Design an open plan kitchen




Design and build an open plan kitchen

Contribution by Ellen Arnison from | March 2015
Ellen has a husband and three sons and lives in Scotland.  

Our home was like hundreds of thousands of homes up and the country when we moved in: a bog-standard three-bed semi. It had a boxy kitchen, a boxy dining room, a boxy sitting room and there were a couple more boxes upstairs. Squarish and all about the same size. This is all very well if your family and the things they like to do fit into neat boxes, but mine – like most – doesn’t.

It wasn’t long before the kitchen and dining room started to tick the box of deep dissatisfaction. The kitchen was, on the face of it, large enough for a small table but in reality this meant that someone was in my way wherever they sat to eat.

Obviously the solution could easily have been to use the dining room – after all that was what it was for, wasn’t it? Fine in theory. However, have you counted the number of times you need to leave the family dining table to get something - juice, salt, a mopping-up cloth - during the average meal? No, me neither, but it’s a lot.

So we decided to knock through and make an open-plan kitchen and dining room. It’s one of the best home improvement projects we’ve done and here’s what I learned:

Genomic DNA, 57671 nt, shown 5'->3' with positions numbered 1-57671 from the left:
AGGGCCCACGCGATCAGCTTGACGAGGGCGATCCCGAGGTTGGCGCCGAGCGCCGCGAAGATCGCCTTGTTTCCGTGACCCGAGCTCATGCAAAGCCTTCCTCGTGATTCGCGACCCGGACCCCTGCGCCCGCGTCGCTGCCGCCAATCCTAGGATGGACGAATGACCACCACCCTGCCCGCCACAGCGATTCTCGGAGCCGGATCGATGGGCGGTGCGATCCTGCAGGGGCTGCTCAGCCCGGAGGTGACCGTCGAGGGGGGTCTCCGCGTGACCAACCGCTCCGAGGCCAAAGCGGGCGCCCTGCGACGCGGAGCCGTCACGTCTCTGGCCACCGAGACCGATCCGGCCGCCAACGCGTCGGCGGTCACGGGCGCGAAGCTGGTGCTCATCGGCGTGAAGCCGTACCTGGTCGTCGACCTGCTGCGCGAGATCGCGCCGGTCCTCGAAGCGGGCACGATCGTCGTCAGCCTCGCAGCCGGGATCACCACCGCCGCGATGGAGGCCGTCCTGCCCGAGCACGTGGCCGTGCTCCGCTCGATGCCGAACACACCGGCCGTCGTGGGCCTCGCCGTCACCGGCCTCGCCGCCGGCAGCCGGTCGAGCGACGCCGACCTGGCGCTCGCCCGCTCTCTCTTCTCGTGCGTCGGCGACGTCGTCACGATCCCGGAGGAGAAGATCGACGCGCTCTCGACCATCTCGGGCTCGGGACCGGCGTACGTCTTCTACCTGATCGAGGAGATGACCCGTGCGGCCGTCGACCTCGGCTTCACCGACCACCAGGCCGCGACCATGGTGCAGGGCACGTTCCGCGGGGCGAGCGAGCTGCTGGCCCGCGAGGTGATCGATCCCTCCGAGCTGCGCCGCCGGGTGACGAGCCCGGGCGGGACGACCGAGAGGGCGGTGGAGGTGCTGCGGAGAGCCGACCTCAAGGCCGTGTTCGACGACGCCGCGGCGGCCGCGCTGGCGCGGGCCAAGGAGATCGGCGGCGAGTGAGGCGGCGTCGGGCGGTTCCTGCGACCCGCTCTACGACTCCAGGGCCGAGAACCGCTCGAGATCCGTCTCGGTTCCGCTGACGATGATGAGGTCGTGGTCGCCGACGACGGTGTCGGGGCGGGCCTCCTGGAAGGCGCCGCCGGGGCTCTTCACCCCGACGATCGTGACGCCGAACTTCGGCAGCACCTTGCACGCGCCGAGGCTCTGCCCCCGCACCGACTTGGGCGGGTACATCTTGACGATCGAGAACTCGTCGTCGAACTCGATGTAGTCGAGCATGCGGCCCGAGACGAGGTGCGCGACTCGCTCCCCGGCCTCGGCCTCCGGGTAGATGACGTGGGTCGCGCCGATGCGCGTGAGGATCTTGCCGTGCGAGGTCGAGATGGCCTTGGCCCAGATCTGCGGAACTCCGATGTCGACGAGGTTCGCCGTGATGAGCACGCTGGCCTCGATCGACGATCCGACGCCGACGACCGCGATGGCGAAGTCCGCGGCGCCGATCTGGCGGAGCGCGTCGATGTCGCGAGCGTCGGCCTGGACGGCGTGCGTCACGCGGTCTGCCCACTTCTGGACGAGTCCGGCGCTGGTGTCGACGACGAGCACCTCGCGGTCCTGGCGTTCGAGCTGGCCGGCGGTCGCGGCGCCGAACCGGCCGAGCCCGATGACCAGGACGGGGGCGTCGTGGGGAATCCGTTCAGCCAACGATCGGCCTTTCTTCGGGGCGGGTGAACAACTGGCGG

Think long and hard about it. Putting the kitchen out of commission for any period of time in a family home causes pandemonium. Therefore, you aren’t going to want to do it more often than you have to. Get it right first time.

Stuff expands to fill the available space. My mother has a fabulous big kitchen with lots and lots of storage. Twice as much, at least, as I’ve got. However, her cupboards are packed with… well, I’m not actually sure what they’re packed with as most of the contents haven’t seen the light of day for years.

Work out what you actually need. My wrong-sized boxy old kitchen did, at least, have the right amount of cupboard space for the things this family needed to store, so I counted the number of cupboard units and worked the new designs around that.

Consider your cooking style. I like to get creative, I like company but I hate it when people get in my kitchen space, so I built it around that.

A breakfast bar is not always just a breakfast bar. Sometimes it’s a barrier. A great big barrier between me in the kitchen and the rest of the family over there… just where I like them.

Keep it smooth. I hate housework so I tried to minimise it with my kitchen choices. I picked units with smooth fronts (less ledge to catch dust) and put smooth counter tops up the walls too to avoid having tiles with grotty grouting.

Dining will only be the start. Our kitchen/dining room is used for so much more than food preparation and consumption. It’s where family meetings happen, secrets get shared, homework is done and games get played. Our new space changed the way we used the whole house and became the heart of the building and the family… something worth thinking about when designing your own.

I have no idea whether creating an open-plan kitchen dining room has increased the value of my house, but it has improved the way we use it – it’s a move I would recommend to anyone battling with a series of boxes in their home.

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